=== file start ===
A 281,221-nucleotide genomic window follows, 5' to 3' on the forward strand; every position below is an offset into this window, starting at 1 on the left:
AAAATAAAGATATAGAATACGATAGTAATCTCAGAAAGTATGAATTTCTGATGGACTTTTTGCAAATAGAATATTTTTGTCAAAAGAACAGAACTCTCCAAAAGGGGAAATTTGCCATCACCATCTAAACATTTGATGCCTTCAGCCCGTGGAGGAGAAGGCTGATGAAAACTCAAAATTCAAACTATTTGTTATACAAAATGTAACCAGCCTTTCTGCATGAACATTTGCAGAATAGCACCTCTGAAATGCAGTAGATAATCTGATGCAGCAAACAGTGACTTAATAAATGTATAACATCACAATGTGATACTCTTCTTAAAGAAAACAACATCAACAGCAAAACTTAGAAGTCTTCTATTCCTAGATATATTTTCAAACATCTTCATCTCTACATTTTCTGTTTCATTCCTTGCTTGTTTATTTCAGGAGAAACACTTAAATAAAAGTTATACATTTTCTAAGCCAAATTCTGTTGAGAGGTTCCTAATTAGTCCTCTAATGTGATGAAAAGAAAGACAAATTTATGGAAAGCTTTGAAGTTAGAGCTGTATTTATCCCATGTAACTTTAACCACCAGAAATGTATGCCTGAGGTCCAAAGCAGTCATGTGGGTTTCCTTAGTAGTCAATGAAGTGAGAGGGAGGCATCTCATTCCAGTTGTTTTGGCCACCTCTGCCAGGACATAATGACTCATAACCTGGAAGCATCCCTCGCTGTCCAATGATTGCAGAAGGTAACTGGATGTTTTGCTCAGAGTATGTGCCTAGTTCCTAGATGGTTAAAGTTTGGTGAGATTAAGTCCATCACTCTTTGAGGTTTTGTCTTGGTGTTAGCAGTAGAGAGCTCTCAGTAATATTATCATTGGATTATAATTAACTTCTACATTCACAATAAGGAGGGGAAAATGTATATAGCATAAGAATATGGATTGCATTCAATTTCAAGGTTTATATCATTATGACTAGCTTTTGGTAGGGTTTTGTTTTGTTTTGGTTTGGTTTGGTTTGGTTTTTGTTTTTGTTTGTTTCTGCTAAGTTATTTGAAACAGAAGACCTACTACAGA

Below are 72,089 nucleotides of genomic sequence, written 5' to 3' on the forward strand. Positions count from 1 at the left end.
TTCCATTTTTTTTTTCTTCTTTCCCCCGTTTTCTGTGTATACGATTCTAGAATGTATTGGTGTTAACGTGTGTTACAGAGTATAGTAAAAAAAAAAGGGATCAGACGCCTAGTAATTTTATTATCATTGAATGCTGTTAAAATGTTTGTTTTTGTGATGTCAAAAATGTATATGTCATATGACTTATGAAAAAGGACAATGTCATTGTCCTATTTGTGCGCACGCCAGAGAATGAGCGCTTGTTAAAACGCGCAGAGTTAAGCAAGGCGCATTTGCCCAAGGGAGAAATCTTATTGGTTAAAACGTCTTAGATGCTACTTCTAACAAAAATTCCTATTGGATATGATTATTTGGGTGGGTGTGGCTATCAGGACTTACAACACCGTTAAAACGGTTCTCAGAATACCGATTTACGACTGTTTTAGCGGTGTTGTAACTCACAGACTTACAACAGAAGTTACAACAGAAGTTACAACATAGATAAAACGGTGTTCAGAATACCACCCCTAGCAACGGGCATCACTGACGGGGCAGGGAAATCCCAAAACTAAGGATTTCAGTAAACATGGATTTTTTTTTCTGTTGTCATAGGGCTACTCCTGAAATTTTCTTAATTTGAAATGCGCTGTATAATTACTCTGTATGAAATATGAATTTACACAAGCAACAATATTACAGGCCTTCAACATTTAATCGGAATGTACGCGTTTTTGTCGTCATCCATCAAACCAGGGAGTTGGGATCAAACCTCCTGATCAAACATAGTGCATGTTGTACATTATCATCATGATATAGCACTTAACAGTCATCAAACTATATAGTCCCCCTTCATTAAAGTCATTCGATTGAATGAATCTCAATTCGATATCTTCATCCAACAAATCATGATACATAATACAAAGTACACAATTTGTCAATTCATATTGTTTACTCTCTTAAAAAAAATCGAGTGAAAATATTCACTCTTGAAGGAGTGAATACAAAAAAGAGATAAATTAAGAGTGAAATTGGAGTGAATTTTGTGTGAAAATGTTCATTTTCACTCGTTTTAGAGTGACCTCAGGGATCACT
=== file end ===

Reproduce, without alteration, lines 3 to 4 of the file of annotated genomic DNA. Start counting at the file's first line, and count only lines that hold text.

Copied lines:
Below are 72,089 nucleotides of genomic sequence, written 5' to 3' on the forward strand. Positions count from 1 at the left end.
TTCCATTTTTTTTTTCTTCTTTCCCCCGTTTTCTGTGTATACGATTCTAGAATGTATTGGTGTTAACGTGTGTTACAGAGTATAGTAAAAAAAAAAGGGATCAGACGCCTAGTAATTTTATTATCATTGAATGCTGTTAAAATGTTTGTTTTTGTGATGTCAAAAATGTATATGTCATATGACTTATGAAAAAGGACAATGTCATTGTCCTATTTGTGCGCACGCCAGAGAATGAGCGCTTGTTAAAACGCGCAGAGTTAAGCAAGGCGCATTTGCCCAAGGGAGAAATCTTATTGGTTAAAACGTCTTAGATGCTACTTCTAACAAAAATTCCTATTGGATATGATTATTTGGGTGGGTGTGGCTATCAGGACTTACAACACCGTTAAAACGGTTCTCAGAATACCGATTTACGACTGTTTTAGCGGTGTTGTAACTCACAGACTTACAACAGAAGTTACAACAGAAGTTACAACATAGATAAAACGGTGTTCAGAATACCACCCCTAGCAACGGGCATCACTGACGGGGCAGGGAAATCCCAAAACTAAGGATTTCAGTAAACATGGATTTTTTTTTCTGTTGTCATAGGGCTACTCCTGAAATTTTCTTAATTTGAAATGCGCTGTATAATTACTCTGTATGAAATATGAATTTACACAAGCAACAATATTACAGGCCTTCAACATTTAATCGGAATGTACGCGTTTTTGTCGTCATCCATCAAACCAGGGAGTTGGGATCAAACCTCCTGATCAAACATAGTGCATGTTGTACATTATCATCATGATATAGCACTTAACAGTCATCAAACTATATAGTCCCCCTTCATTAAAGTCATTCGATTGAATGAATCTCAATTCGATATCTTCATCCAACAAATCATGATACATAATACAAAGTACACAATTTGTCAATTCATATTGTTTACTCTCTTAAAAAAAATCGAGTGAAAATATTCACTCTTGAAGGAGTGAATACAAAAAAGAGATAAATTAAGAGTGAAATTGGAGTGAATTTTGTGTGAAAATGTTCATTTTCACTCGTTTTAGAGTGACCTCAGGGATCACT